What do avant-garde art and Britain’s Royal Navy have in common? The answer is Edward Wadsworth (1889–1949), a British artist whose work is currently part of The Huntington’s “Between Modernism and Tradition: British Works on Paper, 1914–1948” exhibition, on view in the Huntington Art Gallery through Sept. 21, 2015.
Wadsworth was one of the original members of the Vorticist group, a short-lived, avant-garde artistic and literary movement inspired by Cubism and Futurism. The English painter Wyndham Lewis and the American poet Ezra Pound, who published the magazine Blast as a platform for their ideas, founded Vorticism. As an artistic style, Vorticism was known for jarring colors and assertive lines as well as an embrace of modernity and the machine age. The second issue of the magazine, on view in the exhibition, has a cover designed by Lewis, depicting armed men moving as if mechanized through a tangled geometric cityscape.
Wadsworth was a signatory of the Vorticist manifesto published in Blast and contributed to the content of the magazine. His image of Street Singers from 1914, on display in the exhibition, clearly reveals the artist’s sympathy with Vorticism, especially in its interest in the machine. Without the drawing’s title, it would be possible to mistake these human forms for the metal gears and bolts of some great mechanical apparatus.
Only 33 days after the publication of the first issue of Blast, England declared war on Germany. Wadsworth signed up for the navy in 1915, shortly after the second and final issue came out. Fellow Vorticist Henri Gaudier-Brzeska had already been killed at the front. Wadsworth, however, was sent to the Greek island of Lemnos, where the Allies had a base at Mudros. There, it was Wadsworth’s skills as an artist, rather than his skills as a sailor, that were called upon in the service of his country.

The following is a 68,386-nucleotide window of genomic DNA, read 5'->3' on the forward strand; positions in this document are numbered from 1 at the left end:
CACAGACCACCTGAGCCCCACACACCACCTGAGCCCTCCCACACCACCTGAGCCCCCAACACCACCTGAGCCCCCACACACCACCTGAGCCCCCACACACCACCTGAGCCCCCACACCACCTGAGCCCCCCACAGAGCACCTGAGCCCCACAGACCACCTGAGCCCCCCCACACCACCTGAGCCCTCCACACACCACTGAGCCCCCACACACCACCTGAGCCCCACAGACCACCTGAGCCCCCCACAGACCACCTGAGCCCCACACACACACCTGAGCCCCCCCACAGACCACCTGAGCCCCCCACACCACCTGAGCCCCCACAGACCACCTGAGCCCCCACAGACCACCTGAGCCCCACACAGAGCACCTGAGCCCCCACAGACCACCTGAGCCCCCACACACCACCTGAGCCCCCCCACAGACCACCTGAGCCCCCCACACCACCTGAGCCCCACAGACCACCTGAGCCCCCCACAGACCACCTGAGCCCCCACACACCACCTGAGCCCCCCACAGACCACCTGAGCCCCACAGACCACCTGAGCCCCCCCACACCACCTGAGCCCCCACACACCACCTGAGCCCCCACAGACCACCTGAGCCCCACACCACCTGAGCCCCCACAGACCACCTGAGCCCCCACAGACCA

Wadsworth spent the war transferring camouflage patterns onto the hulls of ships. This camouflage, however, didn’t employ the typical muted tones designed to conceal ordnance from the enemy by blending in with the environment. Wadsworth painted camouflage patterns that consisted of graphic lines and shapes in bold colors—black, blue, green, and even neon red.
Called “dazzle” (or “razzle dazzle”) camouflage, these painted designs were not intended to conceal the ships they covered. Rather, dazzle camouflage worked to confuse and disorient the enemy. Developed by the English painter Norman Wilkinson and based on the ideas of the Scottish zoologist John Graham Kerr, the complex patterns, made up of disrupting lines and contrasting colors, were intended to prevent the enemy from gauging a vessel’s speed, size, and direction. Kerr compared dazzle’s irregular outlines and contrasting shades to the coloring of a giraffe, zebra, or jaguar, which “looks extraordinarily conspicuous in a museum but in nature, especially when moving, is wonderfully difficult to pick up.”
The practical success of dazzle camouflage is a matter of debate, though it continued to be used through World War II. (The Huntington Library’s Kemble Collection includes an image of a United States dazzle ship from World War II.) Wadsworth’s own experiences with dazzle ships had a lasting effect on his later art, which became more figurative, less abstract. Though he often turned to nautical themes, he, like many of his fellow avant-garde artists, moved away from the Vorticist belief in the positive power of the machine. Indeed, it was the devastating destruction of mechanized warfare witnessed by artists such as Wadsworth during World War I that brought an end to artistic movements such as Vorticism and profoundly changed the paths of many careers.
You can see more images of dazzle ships at The Public Domain Review.
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Lusitania’s Anchor to the Past (May 7, 2015)
Katherine Christiansen is an intern in the art division at The Huntington.
Melinda McCurdy is associate curator of British art at The Huntington.